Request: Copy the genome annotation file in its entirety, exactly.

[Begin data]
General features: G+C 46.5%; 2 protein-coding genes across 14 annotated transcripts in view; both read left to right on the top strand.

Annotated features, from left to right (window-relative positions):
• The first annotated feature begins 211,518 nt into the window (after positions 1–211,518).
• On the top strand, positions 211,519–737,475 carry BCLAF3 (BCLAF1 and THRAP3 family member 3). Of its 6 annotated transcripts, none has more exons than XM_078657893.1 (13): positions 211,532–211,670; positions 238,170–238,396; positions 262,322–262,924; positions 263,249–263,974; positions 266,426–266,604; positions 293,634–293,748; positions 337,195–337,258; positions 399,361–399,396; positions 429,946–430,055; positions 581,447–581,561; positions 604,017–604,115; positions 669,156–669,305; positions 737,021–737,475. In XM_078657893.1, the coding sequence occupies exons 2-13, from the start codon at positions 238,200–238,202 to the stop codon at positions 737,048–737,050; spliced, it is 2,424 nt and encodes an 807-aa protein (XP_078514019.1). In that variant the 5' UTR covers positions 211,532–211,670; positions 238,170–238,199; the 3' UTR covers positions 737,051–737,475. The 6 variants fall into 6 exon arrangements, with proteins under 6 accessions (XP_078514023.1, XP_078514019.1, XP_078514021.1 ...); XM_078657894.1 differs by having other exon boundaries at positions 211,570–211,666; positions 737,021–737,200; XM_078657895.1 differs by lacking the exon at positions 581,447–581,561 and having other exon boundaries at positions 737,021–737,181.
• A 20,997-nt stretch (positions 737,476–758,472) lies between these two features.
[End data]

General features: G+C 46.5%; 2 protein-coding genes across 14 annotated transcripts in view; both read left to right on the top strand.

Annotated features, from left to right (window-relative positions):
• The first annotated feature begins 211,518 nt into the window (after positions 1–211,518).
• On the top strand, positions 211,519–737,475 carry BCLAF3 (BCLAF1 and THRAP3 family member 3). Of its 6 annotated transcripts, none has more exons than XM_078657893.1 (13): positions 211,532–211,670; positions 238,170–238,396; positions 262,322–262,924; positions 263,249–263,974; positions 266,426–266,604; positions 293,634–293,748; positions 337,195–337,258; positions 399,361–399,396; positions 429,946–430,055; positions 581,447–581,561; positions 604,017–604,115; positions 669,156–669,305; positions 737,021–737,475. In XM_078657893.1, the coding sequence occupies exons 2-13, from the start codon at positions 238,200–238,202 to the stop codon at positions 737,048–737,050; spliced, it is 2,424 nt and encodes an 807-aa protein (XP_078514019.1). In that variant the 5' UTR covers positions 211,532–211,670; positions 238,170–238,199; the 3' UTR covers positions 737,051–737,475. The 6 variants fall into 6 exon arrangements, with proteins under 6 accessions (XP_078514023.1, XP_078514019.1, XP_078514021.1 ...); XM_078657894.1 differs by having other exon boundaries at positions 211,570–211,666; positions 737,021–737,200; XM_078657895.1 differs by lacking the exon at positions 581,447–581,561 and having other exon boundaries at positions 737,021–737,181.
• A 20,997-nt stretch (positions 737,476–758,472) lies between these two features.